The former president of FTX is blasting the failed crypto exchange and its founder as he pivots to raising fresh funds for his new venture.
That’s according to a 49-part Twitter thread where Brett Harrison, who served as the failed FTX cryptocurrency exchange’s one-time U.S. head since May 2021, took blistering aim at his former boss, Sam Bankman-Fried, while attempting to distance himself from the disastrous downfall of his former company.
“I never could have guessed that underlying these kinds of issues — which I’d seen at other more mature firms in my career and believed not to be fatal to business success — was multi-billion-dollar fraud,” Harrison tweeted about the disastrous FTX enterprise collapse, adding that he was “shocked” by Sam Bankman-Fried’s alleged fraud.
While other top FTX lieutenants are pleading guilty to criminal charges and cooperating with authorities in their ongoing investigation into Bankman-Fried, who has been extradited to the U.S. from the Bahamas and remains under house arrest, Harrison is not facing any criminal charges related to his tenure with the company.
Instead, he is starting a new venture — reportedly, a software company that will offer algorithmic trading services to crypto investors and provide access to both private and public markets.
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Already the former president of FTX US can count on former backers of FTX for some of his funding, with Skybridge’s Anthony Scaramucci reportedly investing.
Just a few months before imploding, FTX’s venture capital arm acquired a 30% stake in Scaramucci’s firm for an undisclosed amount.
Scaramucci said in a Friday (Jan. 13) interview with CNBC that he intends to buy back that stake, adding about the situation with his former friend and collaborator, Sam Bankman-Fried, “I think it’s very clear now that there was fraud.”
FTX was a key sponsor — and Bankman-Fried a well-publicized presence — at Skybridge’s annual SALT conference.
Harrison’s own departure from the top seat at FTX’s U.S.-based operations came six weeks before FTX’s implosion, which unfolded over a matter of days following the revelation that the company had used customer funds to prop up sister firm Alameda Research.
Scaramucci will be using his own money to support Harrison’s unnamed startup.
A proponent of the crypto industry more broadly, Scaramucci told CNBC at a crypto conference in St Moritz, Switzerland, on Sunday (Jan. 15) that he believes Bitcoin will trade “between $50,000 and $100,000” in two to three years’ time.
“You are taking on risk, but you’re also believing in adoption,” he said. That’s an approach Scaramucci is also taking by investing in Brett Harrison’s new venture.
Tweet It to Believe It
“Brett I am proud to be an investor in your new company. Go forward. Don’t look back. Wishing you the best,” Scaramucci tweeted Saturday (Jan. 14).
The media-friendly Skybridge founder, who is also a participant in Fox’s new reality show “Special Forces,” was replying to an extensive tweet thread from Brett Harrison lashing out at Bankman-Fried and Harrison’s own experience at FTX.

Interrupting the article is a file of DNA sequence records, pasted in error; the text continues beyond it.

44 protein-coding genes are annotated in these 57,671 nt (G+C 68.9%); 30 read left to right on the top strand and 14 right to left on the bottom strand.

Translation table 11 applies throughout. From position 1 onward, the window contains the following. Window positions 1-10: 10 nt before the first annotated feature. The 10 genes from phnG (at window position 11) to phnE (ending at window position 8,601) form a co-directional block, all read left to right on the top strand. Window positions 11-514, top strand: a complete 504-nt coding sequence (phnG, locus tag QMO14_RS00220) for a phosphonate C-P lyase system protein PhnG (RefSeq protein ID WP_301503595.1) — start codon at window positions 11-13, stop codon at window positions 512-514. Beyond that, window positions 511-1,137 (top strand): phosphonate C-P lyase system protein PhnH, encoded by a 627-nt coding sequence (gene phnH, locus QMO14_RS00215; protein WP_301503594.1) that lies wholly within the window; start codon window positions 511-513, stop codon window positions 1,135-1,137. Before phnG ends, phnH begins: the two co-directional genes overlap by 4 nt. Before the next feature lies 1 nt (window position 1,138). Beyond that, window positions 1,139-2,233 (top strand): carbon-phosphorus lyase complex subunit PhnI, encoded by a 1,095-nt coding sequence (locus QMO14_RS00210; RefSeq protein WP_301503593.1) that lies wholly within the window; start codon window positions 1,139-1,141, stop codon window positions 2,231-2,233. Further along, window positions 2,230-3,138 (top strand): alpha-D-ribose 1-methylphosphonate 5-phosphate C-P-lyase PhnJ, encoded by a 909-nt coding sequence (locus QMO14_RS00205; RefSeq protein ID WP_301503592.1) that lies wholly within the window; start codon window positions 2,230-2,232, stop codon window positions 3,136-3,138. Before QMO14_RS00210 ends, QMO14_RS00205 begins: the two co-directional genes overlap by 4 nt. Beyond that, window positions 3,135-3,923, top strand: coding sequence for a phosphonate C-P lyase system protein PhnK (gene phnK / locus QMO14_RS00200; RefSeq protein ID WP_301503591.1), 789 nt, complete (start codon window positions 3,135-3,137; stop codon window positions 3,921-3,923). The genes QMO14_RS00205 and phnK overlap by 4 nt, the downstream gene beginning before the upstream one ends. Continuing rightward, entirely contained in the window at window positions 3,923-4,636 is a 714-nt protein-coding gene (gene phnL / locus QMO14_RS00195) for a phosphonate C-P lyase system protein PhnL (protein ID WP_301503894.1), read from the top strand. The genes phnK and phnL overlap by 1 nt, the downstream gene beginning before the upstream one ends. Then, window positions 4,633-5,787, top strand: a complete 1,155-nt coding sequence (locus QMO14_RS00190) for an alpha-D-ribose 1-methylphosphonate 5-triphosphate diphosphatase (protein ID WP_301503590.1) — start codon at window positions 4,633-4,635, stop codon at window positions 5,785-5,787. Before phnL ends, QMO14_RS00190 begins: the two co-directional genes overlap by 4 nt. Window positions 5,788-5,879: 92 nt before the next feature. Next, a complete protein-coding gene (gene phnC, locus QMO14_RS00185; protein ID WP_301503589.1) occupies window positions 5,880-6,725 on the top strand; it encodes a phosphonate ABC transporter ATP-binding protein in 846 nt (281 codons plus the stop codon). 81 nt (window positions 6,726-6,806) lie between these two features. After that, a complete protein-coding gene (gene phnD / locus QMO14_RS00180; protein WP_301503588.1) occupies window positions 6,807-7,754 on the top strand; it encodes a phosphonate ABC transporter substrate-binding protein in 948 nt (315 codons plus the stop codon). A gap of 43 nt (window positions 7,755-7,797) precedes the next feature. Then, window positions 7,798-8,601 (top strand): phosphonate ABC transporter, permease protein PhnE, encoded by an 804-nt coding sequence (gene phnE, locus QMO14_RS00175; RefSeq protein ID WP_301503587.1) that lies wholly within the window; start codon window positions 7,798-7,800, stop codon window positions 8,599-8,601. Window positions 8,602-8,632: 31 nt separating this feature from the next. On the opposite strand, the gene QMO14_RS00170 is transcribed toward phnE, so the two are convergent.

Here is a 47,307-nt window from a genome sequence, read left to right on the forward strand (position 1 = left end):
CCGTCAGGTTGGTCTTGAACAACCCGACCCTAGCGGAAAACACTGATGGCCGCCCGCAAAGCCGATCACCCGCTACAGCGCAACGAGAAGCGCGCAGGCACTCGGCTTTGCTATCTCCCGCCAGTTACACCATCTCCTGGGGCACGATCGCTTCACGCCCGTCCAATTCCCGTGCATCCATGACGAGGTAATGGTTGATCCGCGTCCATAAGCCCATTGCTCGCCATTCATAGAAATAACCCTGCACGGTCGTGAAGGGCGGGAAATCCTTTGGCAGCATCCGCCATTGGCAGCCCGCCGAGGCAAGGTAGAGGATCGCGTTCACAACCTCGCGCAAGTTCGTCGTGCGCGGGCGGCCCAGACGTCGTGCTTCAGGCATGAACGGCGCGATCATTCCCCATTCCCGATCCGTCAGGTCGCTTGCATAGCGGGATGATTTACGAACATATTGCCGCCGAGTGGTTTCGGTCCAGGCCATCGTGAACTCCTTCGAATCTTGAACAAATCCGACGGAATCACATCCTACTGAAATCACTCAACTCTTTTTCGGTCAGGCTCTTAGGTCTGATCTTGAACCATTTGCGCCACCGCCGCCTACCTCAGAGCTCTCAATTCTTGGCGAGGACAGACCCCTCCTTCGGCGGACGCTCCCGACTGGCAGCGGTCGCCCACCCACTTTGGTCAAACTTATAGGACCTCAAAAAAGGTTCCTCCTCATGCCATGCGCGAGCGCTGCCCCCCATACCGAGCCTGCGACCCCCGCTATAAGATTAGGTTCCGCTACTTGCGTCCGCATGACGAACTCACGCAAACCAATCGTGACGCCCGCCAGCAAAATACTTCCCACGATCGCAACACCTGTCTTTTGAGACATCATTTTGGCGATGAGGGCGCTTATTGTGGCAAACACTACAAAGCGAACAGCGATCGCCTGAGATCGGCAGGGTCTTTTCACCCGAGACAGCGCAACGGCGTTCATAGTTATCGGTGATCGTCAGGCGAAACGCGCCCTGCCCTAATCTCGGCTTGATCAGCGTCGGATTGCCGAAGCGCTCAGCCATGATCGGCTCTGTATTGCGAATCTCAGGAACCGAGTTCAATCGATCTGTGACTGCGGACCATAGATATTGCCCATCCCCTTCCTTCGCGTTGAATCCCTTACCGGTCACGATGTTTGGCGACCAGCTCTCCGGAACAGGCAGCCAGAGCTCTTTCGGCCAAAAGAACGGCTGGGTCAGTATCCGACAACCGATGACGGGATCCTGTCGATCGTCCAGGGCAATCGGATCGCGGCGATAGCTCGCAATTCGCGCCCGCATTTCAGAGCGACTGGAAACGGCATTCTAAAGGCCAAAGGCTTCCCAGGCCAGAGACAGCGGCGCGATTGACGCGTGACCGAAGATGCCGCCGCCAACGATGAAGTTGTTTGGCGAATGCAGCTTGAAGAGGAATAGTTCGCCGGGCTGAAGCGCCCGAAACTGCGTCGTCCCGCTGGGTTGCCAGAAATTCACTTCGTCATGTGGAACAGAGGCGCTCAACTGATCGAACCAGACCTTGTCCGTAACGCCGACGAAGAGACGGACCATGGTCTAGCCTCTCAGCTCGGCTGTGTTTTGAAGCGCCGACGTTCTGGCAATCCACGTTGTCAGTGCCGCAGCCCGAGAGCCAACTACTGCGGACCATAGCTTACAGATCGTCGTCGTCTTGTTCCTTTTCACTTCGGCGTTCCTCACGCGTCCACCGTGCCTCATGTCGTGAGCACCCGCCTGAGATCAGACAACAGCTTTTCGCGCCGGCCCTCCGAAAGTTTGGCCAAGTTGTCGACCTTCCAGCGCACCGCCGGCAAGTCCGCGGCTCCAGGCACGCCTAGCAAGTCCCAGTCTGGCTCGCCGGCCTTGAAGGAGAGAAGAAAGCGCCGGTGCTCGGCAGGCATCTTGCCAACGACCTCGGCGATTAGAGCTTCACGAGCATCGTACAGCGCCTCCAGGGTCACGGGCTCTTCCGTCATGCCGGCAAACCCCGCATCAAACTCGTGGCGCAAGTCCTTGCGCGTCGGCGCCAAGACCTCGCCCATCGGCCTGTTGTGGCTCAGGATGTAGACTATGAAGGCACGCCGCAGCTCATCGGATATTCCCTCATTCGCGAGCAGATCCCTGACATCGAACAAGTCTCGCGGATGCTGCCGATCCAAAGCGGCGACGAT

As reported by PYMNTS, Harrison has said he will reveal his insights about the firm’s collapse “in time.”
“Six months into my time at the company, pronounced cracks began to form in my own relationship with Sam. Around then I began advocating strongly for establishing separation and independence for the executive, legal, and developer teams of FTX US, and Sam disagreed,” the former FTX US president tweeted.
“There was tremendous pressure not to disagree with Sam, but I did so anyway. At that time, and for all of my time at FTX US, his influence over the media, FTX’s partners, the venture capital industry, and the traditional finance industry was pervasive and unyielding,” he added.
Bankman-Fried allegedly threated to “destroy” Harrison’s professional reputation.
While Bankman-Fried never got around to explicitly doing that, the collapse of FTX and the widespread allegations of fraudulent behavior by its senior team served to similarly complicate Harrison’s post-FTX prospects, despite his background at blue-chip firms like Jane Street and Citadel.
Many conversations with investors, Harrison alleged, eventually came around to the same kind of apology in regard to them passing on providing capital for his proposed startup. “We know you weren’t involved in what Sam and others did, but we can’t take on the PR risk of associating ourselves with FTX, no matter how capable you are or compelling your idea is.”
“The scheme was held closely by Sam and his inner circle at FTX. com and Alameda,” Harrison claimed, “which I was not a part of, nor were other executives at FTX US… I worked largely independently of Sam to grow a US-based team and foster a professional environment prepared for regulated businesses.”
“Brett was a great developer and deeply understood FTX’s product. While I strongly disagree with much of what he said, I have no desire to get into a public argument with him, nor do I feel like it’s my place to litigate his job performance in public, unless he were to authorize me to do so. I feel bad about what happened to all of FTX’s employees, and wish him the best.”
Harrison, for his part, alleged in his twitter thread that the “sensitive and curious” Bankman-Fried he once knew at Jane Street had since morphed into a “spiteful, volatile, insecure, intransigent, and prideful,” executive who “gaslit and manipulated” employees, even wondering aloud whether Bankman-Fried had begun to suffer from adult-onset “addiction or mental health” problems.
In the meantime, Harrison is a free man who is busy pitching backers and sharpening his ideas for an investor roadshow, while his former boss is under house arrest and preparing his defense for a fall trial.